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30

How should developers price apps in the Windows Phone Store?

Marketplace

As Bruce Forsyth would say - higher or lower?

Bernardo Zamora has published an insightful blog post on the Windows Phone Developer Blog, which goes into detail on how developers should configure individual market pricing - if at all. It's an interesting part of marketing one's work. Building and submitting the app is one thing. Effectively pricing your app(s) is another.

Windows Phone enables developers to uniquely price apps (using available tiers) for every country or region where paid apps are supported. This also affects in-app purchasing as well, so if you're planning to craft apps for Windows Phone 8 and make use of new functionality, you may also wish to configure in-app purchases.

Bruce Forsyth used to ask the question, "Higher or lower?" on gameshow Play Your Cards Right, which is what developers should be asking themselves when managing individual market submissions.

Zamora covers a number of points, including the first question: "Is it worth the trouble?" There are a number of factors to take into account when thinking about whether or not it's worth looking to set individual prices for markets. The main factor is looking at competition to see how other developers have priced their apps / games in that particular region. 

The subsequent step is to analyse app data to understand regional trends. Looking at total downloads by type (free, paid, trial), region and country will enable one to determine which markets may prove to be worth the effort in customising the app / game price. From there developers are to consider whether it's best to raise or lower pricing and spot-test any changes made. 

All that's left to do is to monitor customer feedback, app performance data and adjust pricing as needed. Dev Center provides tools and ways for developers to keep on top of app performance and sales and spot any potential negative effects from price alterations.

Be sure to read more on effective app pricing over at the Windows Phone Developer Blog, where Zamora goes into detail about each step.

Source: Windows Phone Developer Blog

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Comments

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Dethzilla says:

Lower... In fact.. .they should price them more like Amazon and Google.  Honestly... $2.99 is a lot of money when the same and similar apps are free on other platforms... even if they're only free for a day.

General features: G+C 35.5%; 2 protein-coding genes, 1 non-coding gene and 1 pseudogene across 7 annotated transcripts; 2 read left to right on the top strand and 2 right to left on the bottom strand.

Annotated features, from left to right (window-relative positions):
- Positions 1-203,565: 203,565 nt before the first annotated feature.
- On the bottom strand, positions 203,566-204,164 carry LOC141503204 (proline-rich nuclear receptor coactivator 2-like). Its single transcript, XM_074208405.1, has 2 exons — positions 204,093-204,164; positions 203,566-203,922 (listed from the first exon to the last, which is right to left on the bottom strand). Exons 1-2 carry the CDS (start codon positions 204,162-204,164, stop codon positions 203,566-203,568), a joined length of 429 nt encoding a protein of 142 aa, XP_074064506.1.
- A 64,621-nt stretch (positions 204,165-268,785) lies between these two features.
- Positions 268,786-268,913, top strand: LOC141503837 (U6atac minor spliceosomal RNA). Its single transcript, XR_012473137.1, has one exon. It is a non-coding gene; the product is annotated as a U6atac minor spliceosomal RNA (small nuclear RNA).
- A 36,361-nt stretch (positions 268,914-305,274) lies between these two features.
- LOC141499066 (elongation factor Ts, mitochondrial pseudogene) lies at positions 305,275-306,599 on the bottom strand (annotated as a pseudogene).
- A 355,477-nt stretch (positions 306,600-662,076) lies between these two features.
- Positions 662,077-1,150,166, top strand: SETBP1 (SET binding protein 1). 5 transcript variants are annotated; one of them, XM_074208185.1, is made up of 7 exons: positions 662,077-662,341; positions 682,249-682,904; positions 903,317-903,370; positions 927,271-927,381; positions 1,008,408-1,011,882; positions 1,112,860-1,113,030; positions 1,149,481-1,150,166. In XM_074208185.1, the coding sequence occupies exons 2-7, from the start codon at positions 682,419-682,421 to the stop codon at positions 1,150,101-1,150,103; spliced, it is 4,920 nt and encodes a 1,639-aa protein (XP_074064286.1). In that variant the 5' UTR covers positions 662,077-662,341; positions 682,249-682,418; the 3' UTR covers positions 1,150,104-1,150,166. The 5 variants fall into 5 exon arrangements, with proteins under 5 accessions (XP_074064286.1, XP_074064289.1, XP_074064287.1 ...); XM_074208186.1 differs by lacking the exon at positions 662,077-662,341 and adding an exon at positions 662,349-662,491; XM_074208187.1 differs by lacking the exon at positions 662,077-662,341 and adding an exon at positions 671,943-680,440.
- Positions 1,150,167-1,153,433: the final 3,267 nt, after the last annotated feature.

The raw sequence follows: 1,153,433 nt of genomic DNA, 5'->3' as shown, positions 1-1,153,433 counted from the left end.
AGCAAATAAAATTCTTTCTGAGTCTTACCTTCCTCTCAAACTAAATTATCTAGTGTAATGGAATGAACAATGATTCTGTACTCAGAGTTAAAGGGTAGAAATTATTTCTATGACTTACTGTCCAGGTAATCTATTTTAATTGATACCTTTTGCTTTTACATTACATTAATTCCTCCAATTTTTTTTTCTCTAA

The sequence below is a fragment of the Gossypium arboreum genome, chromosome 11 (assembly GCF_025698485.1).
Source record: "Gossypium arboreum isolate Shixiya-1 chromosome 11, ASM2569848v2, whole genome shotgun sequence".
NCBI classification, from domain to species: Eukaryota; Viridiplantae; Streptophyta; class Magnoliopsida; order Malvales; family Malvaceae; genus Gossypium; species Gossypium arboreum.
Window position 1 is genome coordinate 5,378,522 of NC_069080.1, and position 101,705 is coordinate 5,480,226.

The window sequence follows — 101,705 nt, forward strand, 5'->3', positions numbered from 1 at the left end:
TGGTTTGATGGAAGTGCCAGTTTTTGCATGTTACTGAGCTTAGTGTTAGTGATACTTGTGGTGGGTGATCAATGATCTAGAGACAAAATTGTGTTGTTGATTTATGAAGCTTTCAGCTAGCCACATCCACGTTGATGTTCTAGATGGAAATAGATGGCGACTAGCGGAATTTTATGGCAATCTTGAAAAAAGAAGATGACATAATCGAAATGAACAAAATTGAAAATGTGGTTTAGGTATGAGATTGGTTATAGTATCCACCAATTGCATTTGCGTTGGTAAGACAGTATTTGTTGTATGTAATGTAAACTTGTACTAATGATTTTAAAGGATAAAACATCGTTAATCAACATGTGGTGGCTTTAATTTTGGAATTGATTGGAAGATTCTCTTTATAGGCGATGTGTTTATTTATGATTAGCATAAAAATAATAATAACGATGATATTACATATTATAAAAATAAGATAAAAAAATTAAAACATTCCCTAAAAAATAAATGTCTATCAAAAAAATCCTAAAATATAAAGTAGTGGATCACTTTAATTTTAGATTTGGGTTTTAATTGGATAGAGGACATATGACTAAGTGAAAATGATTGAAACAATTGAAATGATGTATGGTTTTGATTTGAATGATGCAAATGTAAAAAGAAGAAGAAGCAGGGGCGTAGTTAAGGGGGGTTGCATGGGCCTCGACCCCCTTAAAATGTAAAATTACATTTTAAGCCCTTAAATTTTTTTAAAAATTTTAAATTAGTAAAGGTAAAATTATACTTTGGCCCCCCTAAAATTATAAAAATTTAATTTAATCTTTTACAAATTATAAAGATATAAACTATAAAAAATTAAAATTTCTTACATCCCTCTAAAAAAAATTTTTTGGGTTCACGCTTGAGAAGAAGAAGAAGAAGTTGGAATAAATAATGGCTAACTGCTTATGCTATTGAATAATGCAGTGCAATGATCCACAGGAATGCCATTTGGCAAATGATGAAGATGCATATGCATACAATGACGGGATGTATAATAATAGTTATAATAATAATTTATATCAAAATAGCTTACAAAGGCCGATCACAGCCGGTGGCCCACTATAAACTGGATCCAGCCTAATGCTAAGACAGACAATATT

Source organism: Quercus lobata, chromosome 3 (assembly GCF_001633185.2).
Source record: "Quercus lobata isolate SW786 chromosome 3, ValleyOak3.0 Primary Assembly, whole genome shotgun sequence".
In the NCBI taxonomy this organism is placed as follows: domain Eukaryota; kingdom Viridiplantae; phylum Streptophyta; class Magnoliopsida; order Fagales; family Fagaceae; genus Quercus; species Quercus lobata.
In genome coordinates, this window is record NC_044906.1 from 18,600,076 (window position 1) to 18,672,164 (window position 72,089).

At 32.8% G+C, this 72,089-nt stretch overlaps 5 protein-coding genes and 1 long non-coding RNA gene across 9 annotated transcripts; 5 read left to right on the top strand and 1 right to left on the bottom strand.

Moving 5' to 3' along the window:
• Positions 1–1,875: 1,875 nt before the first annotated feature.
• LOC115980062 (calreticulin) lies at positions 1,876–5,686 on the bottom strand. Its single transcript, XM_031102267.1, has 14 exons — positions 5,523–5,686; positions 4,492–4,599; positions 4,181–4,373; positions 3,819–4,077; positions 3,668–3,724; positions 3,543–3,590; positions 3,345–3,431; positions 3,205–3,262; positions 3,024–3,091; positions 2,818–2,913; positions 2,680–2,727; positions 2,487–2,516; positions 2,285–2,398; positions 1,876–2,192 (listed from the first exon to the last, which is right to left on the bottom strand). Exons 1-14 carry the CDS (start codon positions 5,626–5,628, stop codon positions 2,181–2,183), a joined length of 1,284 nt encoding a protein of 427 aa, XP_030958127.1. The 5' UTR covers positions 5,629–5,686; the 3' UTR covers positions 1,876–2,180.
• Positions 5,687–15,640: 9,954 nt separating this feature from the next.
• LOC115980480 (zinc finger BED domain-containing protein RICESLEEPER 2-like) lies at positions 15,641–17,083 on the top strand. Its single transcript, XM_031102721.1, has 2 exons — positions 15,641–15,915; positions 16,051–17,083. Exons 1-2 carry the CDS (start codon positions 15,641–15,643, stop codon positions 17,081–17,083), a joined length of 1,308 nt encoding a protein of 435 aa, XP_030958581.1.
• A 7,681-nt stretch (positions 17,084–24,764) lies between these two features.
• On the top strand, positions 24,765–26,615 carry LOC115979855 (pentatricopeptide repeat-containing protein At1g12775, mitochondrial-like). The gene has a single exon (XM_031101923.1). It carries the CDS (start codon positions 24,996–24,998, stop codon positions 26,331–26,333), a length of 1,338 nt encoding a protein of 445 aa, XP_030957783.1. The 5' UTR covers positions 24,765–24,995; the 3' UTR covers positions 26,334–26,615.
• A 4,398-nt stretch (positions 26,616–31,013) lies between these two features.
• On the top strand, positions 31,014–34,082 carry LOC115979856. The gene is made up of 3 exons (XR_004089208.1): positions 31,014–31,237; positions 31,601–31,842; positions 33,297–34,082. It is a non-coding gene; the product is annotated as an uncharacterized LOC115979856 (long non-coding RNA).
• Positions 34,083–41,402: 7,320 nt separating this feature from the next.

jdep1 says:

Agree nothing over $2.99. Yea I understand the developers work hard but if Apple,google managed to keep prices down why not ms? Some apps like complicated calculators or something around that line is understandable.

Coan says:

I'm with lower as well, I gave little thought to buying dragon: side stories after seeing the review here, it's a dollar, same with buying the wpcentral app...however, buying something like Final Fantasy, despite the fact that I've gladly rebought the game a few times over the years and being one of my favorite games of all time, I have a hard time coughing up 7 bucks. 
 
To anyone saying "you've paid X for the phone, so X more isn't anything", you're not comparing apples to apples. My phone is a physical device that i own, and used for a wide range of things. It also has support for it that I know will continue from both my carrier and from MS. I don't take the purchase lightly and bought something worth my money.
 
An app has no guarentees, If i'm spending my money, I still have certain expectations and want it to be worth my money, the more money I spend, the more I expect back from the app for usage. 

OMG55 says:

while I agree with lower, I won't be closed minded and I don't know about repurchasing an app on WP. When I got a new phone, I simply went to zune, viewed my purchase history, and re-downloaded them at no charge. I do know that when I purchased an online anti-virus software program I had to pay extra for a 2-year re-down subscription.

Localhorst86 says:

He meant re-purchasing in another way:
The game came out for NES and MSX originaly in the late 80s. It was then later on re-released on other consoles and devices like the Wonderswan, Playstation, Gameboy Advance (2000-2004) and went on to PSP, Wii VC, iphone and finaly Windows Phone.
With each subsequent release, people are willing to pay less for essentially the same game.

Coan says:

Correct, I feel like a very old gamer at this point where I've played/owned the game in just about every hardware generation it's been released in. Seven dollars to pick it up again (CN store) feels like a bit much, where if it was under 5 dollars or even at 3 dollars or less, i'd probably pick it up again because I'm a sucker for the original. 

Dormage says:

 
Its not a lot of money.
You've payed hundreds of dollars for your phone and you cant put aside 2 more for an app?
If you want developers to start publishing quality apps we you buy their sh1t and see they can earn money form it. You imagine working for a year or so and not getting payed for it?
Prices are higher and will drop once the amount of apps increases

phreezerburn says:

Give me an annual subscription and let me try all the apps I care to.  Most want a buck or two which is bugger all really but I hate tiny transactions like they were Kargashians.